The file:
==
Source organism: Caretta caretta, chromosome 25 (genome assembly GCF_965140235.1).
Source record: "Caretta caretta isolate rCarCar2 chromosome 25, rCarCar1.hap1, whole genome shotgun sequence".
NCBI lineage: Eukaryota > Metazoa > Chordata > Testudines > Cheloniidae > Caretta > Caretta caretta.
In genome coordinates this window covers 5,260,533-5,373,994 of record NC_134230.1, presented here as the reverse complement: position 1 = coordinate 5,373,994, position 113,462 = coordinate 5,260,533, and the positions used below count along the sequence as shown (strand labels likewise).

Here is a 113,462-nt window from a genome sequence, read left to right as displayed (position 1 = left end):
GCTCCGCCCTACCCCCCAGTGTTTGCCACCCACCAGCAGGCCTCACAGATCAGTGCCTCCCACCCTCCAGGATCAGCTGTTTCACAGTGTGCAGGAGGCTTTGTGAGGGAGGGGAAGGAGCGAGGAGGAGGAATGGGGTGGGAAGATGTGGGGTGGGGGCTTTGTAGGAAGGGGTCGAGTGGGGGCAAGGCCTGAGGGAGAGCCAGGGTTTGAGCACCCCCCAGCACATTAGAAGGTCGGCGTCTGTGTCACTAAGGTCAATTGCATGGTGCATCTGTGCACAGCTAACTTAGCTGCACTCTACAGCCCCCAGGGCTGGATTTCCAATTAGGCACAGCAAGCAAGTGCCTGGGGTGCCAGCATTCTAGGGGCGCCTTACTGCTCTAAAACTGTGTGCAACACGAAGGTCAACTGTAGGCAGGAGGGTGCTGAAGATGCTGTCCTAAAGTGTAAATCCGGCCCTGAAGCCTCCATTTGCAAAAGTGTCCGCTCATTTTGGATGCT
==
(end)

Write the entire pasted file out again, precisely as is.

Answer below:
Source organism: Caretta caretta, chromosome 25 (genome assembly GCF_965140235.1).
Source record: "Caretta caretta isolate rCarCar2 chromosome 25, rCarCar1.hap1, whole genome shotgun sequence".
NCBI lineage: Eukaryota > Metazoa > Chordata > Testudines > Cheloniidae > Caretta > Caretta caretta.
In genome coordinates this window covers 5,260,533-5,373,994 of record NC_134230.1, presented here as the reverse complement: position 1 = coordinate 5,373,994, position 113,462 = coordinate 5,260,533, and the positions used below count along the sequence as shown (strand labels likewise).

Here is a 113,462-nt window from a genome sequence, read left to right as displayed (position 1 = left end):
GCTCCGCCCTACCCCCCAGTGTTTGCCACCCACCAGCAGGCCTCACAGATCAGTGCCTCCCACCCTCCAGGATCAGCTGTTTCACAGTGTGCAGGAGGCTTTGTGAGGGAGGGGAAGGAGCGAGGAGGAGGAATGGGGTGGGAAGATGTGGGGTGGGGGCTTTGTAGGAAGGGGTCGAGTGGGGGCAAGGCCTGAGGGAGAGCCAGGGTTTGAGCACCCCCCAGCACATTAGAAGGTCGGCGTCTGTGTCACTAAGGTCAATTGCATGGTGCATCTGTGCACAGCTAACTTAGCTGCACTCTACAGCCCCCAGGGCTGGATTTCCAATTAGGCACAGCAAGCAAGTGCCTGGGGTGCCAGCATTCTAGGGGCGCCTTACTGCTCTAAAACTGTGTGCAACACGAAGGTCAACTGTAGGCAGGAGGGTGCTGAAGATGCTGTCCTAAAGTGTAAATCCGGCCCTGAAGCCTCCATTTGCAAAAGTGTCCGCTCATTTTGGATGCT